Delta 13 #2
Writer: Steve Niles
Artist: Nat Jones
Letterer: Tom B. Long
Review by Michael Farris, Jr.
The space exploration crew we met in the last issue is investigating the inside of a mysterious asteroid in Delta 13 #2, and they must do so in person after their rover suddenly goes dark. After going through a strange door, they come across their rover with…something…growing all over it. When they talk about getting the heck out of there, one of the crew finds the strangest discovery yet: an unconscious, naked woman with the same strange growth around her. The crew debates leaving her, but ultimately they decide naked people and the vacuum of space don’t mix well and bring her aboard, despite the protestations of some. Did they just bring their doom aboard?
In my last review, I said that sci-fi horror is one of my favorite genres when done well, which it unfortunately isn’t a lot of the time. I feel like a lot of sci-fi horror relies on the template that Alien set all those years ago where a ragtag group of space explorers brings on board a mysterious being, and it ends up ripping everything apart.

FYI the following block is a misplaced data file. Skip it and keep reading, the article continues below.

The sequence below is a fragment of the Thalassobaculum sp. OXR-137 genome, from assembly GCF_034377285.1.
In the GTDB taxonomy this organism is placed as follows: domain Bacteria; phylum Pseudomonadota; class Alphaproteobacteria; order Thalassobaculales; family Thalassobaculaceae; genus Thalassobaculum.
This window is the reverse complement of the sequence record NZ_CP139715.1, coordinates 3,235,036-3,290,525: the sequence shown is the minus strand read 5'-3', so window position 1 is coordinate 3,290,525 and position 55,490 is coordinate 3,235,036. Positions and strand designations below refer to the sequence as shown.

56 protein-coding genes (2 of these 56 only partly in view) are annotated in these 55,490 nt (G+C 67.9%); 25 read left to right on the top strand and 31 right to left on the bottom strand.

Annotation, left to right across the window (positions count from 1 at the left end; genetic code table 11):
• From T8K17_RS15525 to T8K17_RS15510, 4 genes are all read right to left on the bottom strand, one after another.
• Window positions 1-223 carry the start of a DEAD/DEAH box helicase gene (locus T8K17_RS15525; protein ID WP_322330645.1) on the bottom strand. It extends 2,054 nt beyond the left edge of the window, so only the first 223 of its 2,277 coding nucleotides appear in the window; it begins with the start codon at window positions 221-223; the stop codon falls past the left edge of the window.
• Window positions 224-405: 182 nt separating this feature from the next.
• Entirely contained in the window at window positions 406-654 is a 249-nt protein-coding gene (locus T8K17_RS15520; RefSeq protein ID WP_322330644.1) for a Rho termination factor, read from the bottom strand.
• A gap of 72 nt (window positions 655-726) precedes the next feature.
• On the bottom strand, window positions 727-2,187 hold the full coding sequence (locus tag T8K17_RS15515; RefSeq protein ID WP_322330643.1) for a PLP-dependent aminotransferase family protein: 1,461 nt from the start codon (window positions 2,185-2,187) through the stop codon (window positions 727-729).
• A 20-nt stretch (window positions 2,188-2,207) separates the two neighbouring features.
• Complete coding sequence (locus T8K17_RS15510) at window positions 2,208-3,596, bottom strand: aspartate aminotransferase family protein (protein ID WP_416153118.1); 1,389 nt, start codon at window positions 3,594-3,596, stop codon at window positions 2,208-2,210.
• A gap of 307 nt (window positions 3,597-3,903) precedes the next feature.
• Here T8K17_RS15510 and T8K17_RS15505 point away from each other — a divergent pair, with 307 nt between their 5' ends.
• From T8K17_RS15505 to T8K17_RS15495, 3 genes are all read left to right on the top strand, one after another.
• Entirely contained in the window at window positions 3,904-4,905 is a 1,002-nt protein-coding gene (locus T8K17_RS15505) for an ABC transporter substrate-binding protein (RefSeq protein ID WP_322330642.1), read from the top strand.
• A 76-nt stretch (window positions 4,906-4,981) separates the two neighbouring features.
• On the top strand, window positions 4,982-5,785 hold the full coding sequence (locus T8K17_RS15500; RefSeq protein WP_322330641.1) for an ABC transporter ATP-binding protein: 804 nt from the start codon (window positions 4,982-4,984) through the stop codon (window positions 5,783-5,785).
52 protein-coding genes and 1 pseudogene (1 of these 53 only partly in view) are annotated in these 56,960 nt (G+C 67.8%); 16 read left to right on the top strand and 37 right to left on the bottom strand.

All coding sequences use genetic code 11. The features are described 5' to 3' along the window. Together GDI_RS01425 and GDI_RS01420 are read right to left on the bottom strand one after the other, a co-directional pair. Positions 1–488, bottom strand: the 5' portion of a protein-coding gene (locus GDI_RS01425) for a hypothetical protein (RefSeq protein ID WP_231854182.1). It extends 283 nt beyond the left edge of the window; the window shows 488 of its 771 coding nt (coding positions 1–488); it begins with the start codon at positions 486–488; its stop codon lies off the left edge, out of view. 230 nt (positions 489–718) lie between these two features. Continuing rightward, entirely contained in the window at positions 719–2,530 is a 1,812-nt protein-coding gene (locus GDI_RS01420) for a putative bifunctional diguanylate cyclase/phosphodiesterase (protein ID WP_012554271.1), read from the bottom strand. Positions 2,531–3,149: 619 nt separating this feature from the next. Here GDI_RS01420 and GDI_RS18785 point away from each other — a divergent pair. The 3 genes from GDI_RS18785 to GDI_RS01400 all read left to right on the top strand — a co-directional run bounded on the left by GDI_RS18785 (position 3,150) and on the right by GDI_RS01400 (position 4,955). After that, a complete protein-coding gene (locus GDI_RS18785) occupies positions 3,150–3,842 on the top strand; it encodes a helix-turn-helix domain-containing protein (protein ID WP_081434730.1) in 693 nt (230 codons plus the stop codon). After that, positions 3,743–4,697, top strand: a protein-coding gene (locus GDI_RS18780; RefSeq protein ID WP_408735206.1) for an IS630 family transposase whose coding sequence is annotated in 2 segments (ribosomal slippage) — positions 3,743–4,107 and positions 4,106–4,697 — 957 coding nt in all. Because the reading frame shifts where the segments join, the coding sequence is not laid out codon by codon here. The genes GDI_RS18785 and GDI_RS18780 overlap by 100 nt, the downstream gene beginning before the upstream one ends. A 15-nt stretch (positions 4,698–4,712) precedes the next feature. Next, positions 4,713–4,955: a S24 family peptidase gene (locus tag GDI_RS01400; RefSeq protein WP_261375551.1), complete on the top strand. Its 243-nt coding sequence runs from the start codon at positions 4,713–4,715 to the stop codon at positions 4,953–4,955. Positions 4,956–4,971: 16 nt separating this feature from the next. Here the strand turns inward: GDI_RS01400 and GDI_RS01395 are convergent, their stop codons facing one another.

Delta 13 doesn’t stray too far from that formula, but for now, I’m still interested to see the direction it’s taking. There’s definitely a drawn-out feel to getting to the scary parts of the story, but this issue definitely upped the creepiness factor compared to the first installment. There’s already a sense of isolation and coldness that is prevalent in both issues, and then we get to the woman who shouldn’t be there in an asteroid that shouldn’t be there, and it all feels eerie and uncanny. So where a lot of Alien copies tend to have a sort of comfortable spaceship and crew that gets along beginning, this feels desolate, and the mystery woman makes it all that more unforgiving.
Part of what creates that isolation and coldness is the mostly monotonous coloring to the art. It’s still got that TV-left-on-at-night tone (and Poltergeist showed us that’s never a good thing), and the minimalistic artwork is unsettling in the right way at times.
Verdict: Wait and see.
Delta 13 #2 is an improvement from the first issue, but the sense of formulaic storytelling and slow-to-reveal horror makes me slightly hesitate to start recommending this. I get the sense this will work better as a trade, but we’ll see where issue three takes us. But dang the covers are awesome.